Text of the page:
revealed that a significant number of people who voted a zero
score also checked off the box indicating they knew nothing
about the product or had no opinion. Quite likely, these
people thought that zero meant 'have no opinion'.
Having considered the
implications of the mistaken 0 voting, here are two more charts,
showing the results of just 1 - 4 voting for the two products.
The lead of the PQ over the
QC2 is affirmed with this alternate analysis and so, both ways,
we're pleased to confirm the Plane Quiet as the winner.
Most Favorite Item Voting
invalid/inconsistent voting, and noting that not all ballots
included a choice of most favorite product, we ended up with
just over 1000 votes for the two 'most favorite' products.
In the first category -
technology - three products scored significantly above the
others. In the second category - other travel - the Search
Alert locks were clearly the high scorer.
However, note that these
results don't necessarily indicate which products readers
thought were best. It is as likely to indicate simply
which products readers were most familiar with.
Love/Hate Relationship with High-Tech
The reader scoring of the
Nokia 3650 (discussed on the main
award page) is fascinating to see. A large and almost
identical number of votes for both the maximum and minimum
rating, and then almost identical numbers of medium ratings too.
By way of comparison,
another state of the art device, the
Palm Tungsten T3, scored much more asymmetrically.
Although it too had a larger 0 score than Palm should feel
comfortable with (compare, for example, with the first two pie
charts for PQ and QC2), on balance readers were much more
strongly favorably inclined to this device.
A new technology that is
just now starting to move into the mainstream is VoIP telephony.
As can be seen below, this too has a substantial percentage of
readers who do not yet feel comfortable with the service.
It is certainly true that
earlier implementations of VoIP gave poor audio quality, and
without a gateway into the regular phone network, were of
limited use. But the new services, such as
Packet 8 and
Vonage, have addressed these
shortcomings, and are rapidly becoming accepted as a viable and
sensible alternative to ordinary 'old fashioned' wired phones.
With over 3% of all cell
phone users (= 4.5 million people) now having abandoned their
traditional wired home phone, and with the growing impact of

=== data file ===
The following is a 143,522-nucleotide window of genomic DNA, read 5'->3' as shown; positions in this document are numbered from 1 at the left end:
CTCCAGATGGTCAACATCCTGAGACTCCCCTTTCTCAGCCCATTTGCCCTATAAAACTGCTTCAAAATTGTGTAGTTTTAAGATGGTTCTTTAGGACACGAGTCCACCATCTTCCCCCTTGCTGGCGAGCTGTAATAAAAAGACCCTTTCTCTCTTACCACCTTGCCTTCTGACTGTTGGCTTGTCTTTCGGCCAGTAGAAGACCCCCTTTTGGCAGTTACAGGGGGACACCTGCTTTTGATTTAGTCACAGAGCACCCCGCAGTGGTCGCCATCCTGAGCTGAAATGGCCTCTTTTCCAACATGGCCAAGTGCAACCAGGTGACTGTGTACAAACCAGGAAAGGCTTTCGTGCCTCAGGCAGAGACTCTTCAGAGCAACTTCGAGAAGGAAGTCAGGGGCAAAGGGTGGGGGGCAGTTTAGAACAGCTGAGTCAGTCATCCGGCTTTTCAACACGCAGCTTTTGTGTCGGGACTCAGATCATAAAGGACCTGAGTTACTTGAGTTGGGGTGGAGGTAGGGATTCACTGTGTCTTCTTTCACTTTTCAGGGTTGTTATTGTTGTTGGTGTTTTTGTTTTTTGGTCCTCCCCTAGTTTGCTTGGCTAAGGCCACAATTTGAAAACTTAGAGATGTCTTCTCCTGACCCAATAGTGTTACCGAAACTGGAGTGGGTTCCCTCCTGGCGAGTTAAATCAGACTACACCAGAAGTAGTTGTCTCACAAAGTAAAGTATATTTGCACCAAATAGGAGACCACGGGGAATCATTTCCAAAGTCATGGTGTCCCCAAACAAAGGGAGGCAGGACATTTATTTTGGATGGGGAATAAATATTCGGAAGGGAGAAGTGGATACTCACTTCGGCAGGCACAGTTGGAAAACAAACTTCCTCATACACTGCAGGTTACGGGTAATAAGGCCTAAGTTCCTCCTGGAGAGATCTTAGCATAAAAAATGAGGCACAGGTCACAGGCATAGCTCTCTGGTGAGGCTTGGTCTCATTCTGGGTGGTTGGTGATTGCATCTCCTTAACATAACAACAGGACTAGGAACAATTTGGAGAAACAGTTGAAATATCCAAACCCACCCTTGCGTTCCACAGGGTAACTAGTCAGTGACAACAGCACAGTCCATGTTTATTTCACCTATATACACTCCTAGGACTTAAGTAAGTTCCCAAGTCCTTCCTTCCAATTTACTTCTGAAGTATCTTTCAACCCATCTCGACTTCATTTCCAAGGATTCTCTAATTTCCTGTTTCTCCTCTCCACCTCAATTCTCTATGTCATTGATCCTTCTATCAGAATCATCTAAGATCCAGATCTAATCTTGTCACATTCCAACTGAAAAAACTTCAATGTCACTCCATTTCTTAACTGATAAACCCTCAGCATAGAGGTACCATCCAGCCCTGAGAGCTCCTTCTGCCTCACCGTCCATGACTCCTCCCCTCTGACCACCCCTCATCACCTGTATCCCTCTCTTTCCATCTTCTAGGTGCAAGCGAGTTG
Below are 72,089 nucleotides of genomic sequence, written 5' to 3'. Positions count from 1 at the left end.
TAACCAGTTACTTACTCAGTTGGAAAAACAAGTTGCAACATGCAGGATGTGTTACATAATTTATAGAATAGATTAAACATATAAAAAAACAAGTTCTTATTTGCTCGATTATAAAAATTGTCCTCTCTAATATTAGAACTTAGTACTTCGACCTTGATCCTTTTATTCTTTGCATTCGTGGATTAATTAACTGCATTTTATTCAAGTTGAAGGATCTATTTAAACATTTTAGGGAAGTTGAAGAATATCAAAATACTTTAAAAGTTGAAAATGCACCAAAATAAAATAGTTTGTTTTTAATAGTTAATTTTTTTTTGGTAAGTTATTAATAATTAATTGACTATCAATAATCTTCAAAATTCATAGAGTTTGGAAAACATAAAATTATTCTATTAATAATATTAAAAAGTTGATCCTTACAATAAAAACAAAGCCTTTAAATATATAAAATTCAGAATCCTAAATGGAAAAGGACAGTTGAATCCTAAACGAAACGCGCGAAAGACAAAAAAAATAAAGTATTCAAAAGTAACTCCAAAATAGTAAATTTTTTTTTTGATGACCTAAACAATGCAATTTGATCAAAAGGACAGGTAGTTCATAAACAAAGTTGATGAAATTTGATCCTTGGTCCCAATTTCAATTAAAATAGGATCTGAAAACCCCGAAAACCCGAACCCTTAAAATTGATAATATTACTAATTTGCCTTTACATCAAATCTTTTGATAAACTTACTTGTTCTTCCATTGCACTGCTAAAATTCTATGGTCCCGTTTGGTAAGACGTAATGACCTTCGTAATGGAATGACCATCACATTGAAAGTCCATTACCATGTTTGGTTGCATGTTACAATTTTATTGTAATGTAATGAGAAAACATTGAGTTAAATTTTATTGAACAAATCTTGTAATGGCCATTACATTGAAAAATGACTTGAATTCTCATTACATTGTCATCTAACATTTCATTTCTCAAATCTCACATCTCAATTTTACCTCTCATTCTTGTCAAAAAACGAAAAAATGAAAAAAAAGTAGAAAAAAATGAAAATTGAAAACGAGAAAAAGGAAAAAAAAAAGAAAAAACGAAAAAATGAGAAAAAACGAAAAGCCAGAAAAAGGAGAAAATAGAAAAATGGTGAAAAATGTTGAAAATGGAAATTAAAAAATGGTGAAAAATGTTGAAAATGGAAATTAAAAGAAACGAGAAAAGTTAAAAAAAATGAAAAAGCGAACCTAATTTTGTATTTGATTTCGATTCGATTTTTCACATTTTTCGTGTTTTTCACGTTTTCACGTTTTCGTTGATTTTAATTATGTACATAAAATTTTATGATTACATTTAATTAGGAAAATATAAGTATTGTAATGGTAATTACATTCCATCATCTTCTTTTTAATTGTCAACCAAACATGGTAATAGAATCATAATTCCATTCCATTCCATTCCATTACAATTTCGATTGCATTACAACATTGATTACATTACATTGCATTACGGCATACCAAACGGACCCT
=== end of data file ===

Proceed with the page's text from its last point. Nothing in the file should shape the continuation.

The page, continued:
VoIP service, the future of regular phone service would seem to
be increasingly constrained.
SearchAlert - Good and Bad
Although we awarded
SearchAlert the 'Best Travel Product' award, it is interesting
to see that a large percentage of people gave it a 0 score.
As well as the ever present
consideration that 0 scores are sometimes unreliable, we believe
that there is another factor that explains this surprisingly
strong 0 rating. In the first few months after SearchAlert
was released into the market, many travelers were suffering
problems with ignorant TSA workers choosing to cut off the
SearchAlert locks, rather than using the master keys they had
been supplied with to open and then relock the locks.
Some users even reported
that airline or TSA personnel would refuse to accept suitcases
locked with these locks.
Although the TSA did indeed
approve these locks, and claimed to have trained its staff in
the procedures for how to identify and then open the locks,
plainly this did not occur to nearly the extent it should have.
However, the generous
warranty offered by SearchAlert's manufacturer (if the TSA break
off a lock, CCL Security will replace it for free, even though
it absolutely isn't CCL's fault!) salved the pain caused by the
TSA's ignorant inefficiency. And with a vastly reduced
number of reported incidences of problems, it seems that the TSA
has also now completed training their staff.
In addition to choosing the
best products, the reader voting patterns uncovered some
We all look forward to
repeating the exercise in 2004, building on the results of the
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20 Feb 2004, last update
20 Jul 2020